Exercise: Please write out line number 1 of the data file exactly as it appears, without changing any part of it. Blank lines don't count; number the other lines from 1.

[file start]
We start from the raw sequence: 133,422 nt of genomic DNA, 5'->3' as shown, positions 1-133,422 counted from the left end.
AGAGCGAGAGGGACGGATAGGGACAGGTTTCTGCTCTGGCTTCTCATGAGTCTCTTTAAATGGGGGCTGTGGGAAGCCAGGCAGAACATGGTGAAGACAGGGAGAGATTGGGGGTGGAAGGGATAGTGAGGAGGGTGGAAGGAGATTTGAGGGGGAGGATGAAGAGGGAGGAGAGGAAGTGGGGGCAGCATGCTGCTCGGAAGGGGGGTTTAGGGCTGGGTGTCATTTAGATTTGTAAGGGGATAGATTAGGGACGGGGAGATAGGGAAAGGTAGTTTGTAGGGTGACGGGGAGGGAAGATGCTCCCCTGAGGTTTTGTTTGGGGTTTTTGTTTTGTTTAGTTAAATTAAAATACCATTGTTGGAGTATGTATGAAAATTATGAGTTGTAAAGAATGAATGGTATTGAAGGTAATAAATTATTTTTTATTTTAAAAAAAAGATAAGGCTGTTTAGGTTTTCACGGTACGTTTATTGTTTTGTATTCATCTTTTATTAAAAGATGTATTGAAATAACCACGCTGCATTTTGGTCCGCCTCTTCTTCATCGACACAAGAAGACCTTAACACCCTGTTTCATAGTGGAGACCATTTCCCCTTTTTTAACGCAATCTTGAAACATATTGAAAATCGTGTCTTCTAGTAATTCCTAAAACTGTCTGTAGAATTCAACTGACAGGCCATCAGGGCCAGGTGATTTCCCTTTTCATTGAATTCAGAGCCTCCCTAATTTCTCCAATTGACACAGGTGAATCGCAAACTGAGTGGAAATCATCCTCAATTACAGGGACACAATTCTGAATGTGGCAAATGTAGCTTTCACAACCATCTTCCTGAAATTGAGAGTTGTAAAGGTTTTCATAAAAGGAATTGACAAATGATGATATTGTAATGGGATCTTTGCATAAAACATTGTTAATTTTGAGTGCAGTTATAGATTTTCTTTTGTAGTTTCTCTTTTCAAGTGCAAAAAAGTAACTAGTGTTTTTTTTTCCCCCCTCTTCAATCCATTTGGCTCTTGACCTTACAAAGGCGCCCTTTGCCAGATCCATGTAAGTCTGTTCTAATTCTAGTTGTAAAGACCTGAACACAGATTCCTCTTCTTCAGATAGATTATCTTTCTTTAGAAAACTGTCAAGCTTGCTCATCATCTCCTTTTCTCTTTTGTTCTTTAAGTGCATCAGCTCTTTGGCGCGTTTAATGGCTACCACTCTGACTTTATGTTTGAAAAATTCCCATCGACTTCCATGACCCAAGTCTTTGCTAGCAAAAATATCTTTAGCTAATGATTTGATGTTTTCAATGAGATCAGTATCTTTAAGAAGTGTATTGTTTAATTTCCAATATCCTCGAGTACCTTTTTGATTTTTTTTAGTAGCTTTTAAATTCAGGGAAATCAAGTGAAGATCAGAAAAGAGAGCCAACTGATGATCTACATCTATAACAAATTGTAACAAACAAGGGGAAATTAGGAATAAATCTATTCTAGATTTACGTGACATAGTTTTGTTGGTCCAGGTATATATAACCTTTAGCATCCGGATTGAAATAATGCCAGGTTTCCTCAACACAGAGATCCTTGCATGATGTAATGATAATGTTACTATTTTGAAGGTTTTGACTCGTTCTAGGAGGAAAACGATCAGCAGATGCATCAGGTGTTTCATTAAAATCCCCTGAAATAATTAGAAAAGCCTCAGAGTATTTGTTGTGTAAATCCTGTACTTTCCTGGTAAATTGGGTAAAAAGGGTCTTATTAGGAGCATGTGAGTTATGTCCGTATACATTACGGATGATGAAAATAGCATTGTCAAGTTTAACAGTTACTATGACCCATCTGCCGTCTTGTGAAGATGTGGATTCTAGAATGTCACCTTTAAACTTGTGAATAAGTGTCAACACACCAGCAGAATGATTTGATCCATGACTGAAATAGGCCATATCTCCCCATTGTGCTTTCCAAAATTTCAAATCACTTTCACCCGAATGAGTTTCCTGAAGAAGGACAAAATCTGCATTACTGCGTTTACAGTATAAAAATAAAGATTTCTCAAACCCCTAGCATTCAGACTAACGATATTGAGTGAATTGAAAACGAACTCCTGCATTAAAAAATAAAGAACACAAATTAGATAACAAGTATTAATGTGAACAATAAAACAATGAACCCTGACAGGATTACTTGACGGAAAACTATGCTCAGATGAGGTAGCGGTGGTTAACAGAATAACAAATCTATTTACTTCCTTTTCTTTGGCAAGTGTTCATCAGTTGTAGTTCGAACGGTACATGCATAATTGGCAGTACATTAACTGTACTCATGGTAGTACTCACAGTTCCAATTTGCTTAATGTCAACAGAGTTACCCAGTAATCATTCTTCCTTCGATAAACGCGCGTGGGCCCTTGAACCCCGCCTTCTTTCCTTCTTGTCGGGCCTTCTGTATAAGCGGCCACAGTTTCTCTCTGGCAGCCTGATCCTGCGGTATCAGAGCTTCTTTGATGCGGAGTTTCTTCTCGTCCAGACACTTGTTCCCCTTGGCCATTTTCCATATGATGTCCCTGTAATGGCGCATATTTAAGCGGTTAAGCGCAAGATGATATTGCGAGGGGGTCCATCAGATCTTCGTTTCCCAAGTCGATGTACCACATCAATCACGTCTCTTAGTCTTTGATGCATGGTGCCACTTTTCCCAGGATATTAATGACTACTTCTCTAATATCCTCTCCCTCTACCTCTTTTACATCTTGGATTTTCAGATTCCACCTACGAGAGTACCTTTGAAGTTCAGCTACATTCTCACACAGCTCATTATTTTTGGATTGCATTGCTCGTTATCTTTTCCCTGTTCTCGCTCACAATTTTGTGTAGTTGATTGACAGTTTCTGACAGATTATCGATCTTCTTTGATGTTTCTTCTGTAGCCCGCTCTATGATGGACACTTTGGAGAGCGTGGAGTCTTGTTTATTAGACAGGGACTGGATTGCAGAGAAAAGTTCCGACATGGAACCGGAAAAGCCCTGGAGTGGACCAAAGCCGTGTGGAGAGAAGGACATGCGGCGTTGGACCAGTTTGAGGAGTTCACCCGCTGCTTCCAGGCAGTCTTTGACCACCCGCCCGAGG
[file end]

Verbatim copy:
We start from the raw sequence: 133,422 nt of genomic DNA, 5'->3' as shown, positions 1-133,422 counted from the left end.